More than one in ten liver cancer patients has a type called cholangiocarcinoma, or cancer of the bile ducts, though there are only estimated to be about 3,000 cases per year in the United States. Bile duct cancer is particularly prevalent in northeastern Thailand due to the common diet—the local fish, often eaten raw, are carriers of a parasite called liver fluke, which is related to cancerous conditions—but it can happen anywhere, and the prognosis is typically rather grim. The bile duct is responsible for draining the liver, taking the toxins that the liver removes from the blood and moving them to where they need to be to be eliminated from the body. Bile is also an important part of the digestive process, breaking down fats in the intestine.
Bile duct cancer often strikes people who have had other illnesses in the area. Forms of ulcerative colitis are common culprits. Liver flukes are parasites; infestation leads to recurrent infections, disease, and liver damage, and that damage opens the door to cancer forming. People who suffer from some kind of chronic liver disease, including some types of hepatitis and cirrhosis of the liver, also have a higher risk of cholangiocarcinoma., and certain inherited genetic conditions are the same. In fact, recently scientists found genes that are specifically associated with cancer development in the bile duct.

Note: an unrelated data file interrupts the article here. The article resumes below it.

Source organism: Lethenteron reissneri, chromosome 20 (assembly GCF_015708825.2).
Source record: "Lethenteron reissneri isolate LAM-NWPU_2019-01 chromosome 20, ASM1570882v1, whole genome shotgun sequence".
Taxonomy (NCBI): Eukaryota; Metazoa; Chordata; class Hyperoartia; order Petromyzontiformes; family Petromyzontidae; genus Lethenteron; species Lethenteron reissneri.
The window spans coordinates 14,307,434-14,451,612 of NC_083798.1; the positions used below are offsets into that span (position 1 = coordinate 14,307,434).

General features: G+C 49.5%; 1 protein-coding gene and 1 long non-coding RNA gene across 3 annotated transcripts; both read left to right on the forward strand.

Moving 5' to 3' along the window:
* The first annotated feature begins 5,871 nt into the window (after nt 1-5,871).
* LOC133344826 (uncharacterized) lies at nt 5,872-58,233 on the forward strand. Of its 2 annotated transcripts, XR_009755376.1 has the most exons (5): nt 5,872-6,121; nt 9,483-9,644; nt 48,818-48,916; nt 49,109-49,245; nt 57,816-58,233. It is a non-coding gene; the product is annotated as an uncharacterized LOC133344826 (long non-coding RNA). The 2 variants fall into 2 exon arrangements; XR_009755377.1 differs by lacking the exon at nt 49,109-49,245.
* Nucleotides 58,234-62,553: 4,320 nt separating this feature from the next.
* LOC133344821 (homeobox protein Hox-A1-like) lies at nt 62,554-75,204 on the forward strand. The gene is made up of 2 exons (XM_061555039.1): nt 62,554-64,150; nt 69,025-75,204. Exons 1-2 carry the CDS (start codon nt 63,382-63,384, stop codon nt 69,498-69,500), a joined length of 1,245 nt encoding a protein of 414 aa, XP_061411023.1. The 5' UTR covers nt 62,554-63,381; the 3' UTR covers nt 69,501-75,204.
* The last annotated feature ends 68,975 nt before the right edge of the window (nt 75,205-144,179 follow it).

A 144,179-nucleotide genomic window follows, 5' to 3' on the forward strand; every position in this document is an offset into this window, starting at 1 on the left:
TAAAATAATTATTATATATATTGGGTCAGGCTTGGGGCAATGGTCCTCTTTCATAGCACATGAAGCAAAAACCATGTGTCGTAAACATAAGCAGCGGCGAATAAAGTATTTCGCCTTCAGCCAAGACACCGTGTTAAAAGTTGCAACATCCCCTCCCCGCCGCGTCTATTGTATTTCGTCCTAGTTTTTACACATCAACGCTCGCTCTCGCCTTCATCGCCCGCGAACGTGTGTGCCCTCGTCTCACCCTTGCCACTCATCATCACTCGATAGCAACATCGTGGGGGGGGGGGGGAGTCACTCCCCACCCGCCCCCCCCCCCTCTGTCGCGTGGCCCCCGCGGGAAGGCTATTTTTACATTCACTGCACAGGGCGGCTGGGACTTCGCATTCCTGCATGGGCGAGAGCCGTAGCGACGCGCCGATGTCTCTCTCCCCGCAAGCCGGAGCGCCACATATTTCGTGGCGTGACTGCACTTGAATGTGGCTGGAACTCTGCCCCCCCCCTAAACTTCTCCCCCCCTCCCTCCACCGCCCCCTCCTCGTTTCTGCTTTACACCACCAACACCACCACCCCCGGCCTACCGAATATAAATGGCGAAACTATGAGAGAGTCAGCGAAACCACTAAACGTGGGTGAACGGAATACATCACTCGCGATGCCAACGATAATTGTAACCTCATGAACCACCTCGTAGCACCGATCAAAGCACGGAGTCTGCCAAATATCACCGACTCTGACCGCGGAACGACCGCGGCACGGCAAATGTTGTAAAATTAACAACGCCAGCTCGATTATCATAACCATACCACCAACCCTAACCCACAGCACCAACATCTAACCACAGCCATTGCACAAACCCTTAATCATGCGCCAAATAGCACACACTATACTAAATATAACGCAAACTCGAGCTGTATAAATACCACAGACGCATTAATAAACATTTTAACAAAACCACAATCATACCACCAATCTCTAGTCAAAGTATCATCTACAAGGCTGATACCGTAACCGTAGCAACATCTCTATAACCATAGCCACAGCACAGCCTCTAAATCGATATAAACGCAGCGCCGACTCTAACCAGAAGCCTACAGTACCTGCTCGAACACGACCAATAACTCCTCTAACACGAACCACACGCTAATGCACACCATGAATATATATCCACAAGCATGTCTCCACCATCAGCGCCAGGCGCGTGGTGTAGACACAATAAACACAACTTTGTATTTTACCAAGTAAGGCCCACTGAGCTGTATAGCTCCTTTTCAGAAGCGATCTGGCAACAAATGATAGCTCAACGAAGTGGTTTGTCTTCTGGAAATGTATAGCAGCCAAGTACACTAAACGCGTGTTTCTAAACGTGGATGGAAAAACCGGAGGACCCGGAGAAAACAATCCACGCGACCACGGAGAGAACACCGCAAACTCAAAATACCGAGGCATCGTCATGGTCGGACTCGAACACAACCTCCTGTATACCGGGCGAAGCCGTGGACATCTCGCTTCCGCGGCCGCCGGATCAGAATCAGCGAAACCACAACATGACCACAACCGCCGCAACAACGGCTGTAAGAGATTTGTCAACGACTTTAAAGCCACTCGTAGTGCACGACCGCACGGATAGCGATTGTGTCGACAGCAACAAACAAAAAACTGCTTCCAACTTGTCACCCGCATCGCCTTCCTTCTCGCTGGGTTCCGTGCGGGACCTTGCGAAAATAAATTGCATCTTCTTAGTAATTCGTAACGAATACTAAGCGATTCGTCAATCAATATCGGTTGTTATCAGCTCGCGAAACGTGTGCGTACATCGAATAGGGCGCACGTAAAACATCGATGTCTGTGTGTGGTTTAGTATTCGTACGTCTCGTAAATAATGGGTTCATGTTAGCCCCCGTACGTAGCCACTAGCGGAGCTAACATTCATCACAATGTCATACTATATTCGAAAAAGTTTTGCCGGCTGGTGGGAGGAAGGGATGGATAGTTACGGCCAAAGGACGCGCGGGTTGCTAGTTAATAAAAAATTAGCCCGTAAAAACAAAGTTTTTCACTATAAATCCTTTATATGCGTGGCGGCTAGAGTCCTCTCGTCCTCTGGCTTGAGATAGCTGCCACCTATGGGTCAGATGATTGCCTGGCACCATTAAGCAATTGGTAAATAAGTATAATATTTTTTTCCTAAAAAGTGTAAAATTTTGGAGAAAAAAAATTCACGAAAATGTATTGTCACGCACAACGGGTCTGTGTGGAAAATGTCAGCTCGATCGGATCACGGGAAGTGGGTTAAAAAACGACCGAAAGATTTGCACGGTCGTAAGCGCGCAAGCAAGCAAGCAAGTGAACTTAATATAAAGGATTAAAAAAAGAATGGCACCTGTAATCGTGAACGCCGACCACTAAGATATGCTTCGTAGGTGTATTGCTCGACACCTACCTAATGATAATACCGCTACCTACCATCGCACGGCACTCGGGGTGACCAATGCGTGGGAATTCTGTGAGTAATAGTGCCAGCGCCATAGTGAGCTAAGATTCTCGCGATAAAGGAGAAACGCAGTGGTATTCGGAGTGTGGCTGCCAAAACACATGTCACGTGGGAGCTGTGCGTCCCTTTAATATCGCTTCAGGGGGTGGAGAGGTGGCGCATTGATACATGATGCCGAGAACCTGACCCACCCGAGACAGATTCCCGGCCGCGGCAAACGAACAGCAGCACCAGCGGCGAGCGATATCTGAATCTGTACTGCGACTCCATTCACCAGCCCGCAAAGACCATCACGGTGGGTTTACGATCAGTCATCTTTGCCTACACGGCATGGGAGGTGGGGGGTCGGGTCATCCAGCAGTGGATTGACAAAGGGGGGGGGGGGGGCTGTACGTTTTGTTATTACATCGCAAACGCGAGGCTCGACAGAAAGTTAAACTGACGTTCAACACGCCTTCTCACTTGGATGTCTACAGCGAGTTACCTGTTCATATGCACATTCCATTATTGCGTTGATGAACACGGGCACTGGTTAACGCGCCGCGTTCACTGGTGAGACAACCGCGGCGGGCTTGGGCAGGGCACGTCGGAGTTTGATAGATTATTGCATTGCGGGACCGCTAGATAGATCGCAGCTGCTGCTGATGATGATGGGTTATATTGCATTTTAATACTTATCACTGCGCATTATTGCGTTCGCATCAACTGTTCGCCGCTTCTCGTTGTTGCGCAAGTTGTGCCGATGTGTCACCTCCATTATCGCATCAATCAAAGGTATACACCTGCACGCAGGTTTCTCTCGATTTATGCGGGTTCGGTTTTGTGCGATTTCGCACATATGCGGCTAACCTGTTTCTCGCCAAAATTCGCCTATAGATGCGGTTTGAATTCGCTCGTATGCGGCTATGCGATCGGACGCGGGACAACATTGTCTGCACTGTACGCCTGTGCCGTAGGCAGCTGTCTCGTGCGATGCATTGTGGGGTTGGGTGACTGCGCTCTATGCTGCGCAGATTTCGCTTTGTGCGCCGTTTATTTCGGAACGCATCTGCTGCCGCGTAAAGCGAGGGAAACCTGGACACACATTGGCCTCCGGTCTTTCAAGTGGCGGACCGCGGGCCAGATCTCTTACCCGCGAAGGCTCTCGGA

As with any condition that blocks the bile duct, cholangiocarcinoma can lead to a yellowing of the skin known as jaundice. The blockage backs up bile in the body, coloring the skin, darkening the urine, and causing stool to be lighter in color. The bilirubin normally responsible for the color of stool will, if the bile duct is blocked, wind up in the urine instead. However, there are not always symptoms in the early stages. Other symptoms may include itching and abdominal pain, as well as the fever and weight loss that accompany a wide variety of medical conditions.
If the tumor is small, it may be possible for it to be surgically removed, though this is a difficult procedure. When surgery is not likely to be safe or effective, a stent may be used to bypass the blockage and restore some semblance of normal functioning. Radiation therapy and chemotherapy may also be used, though mostly for palliative purposes if a complete cure is deemed unlikely.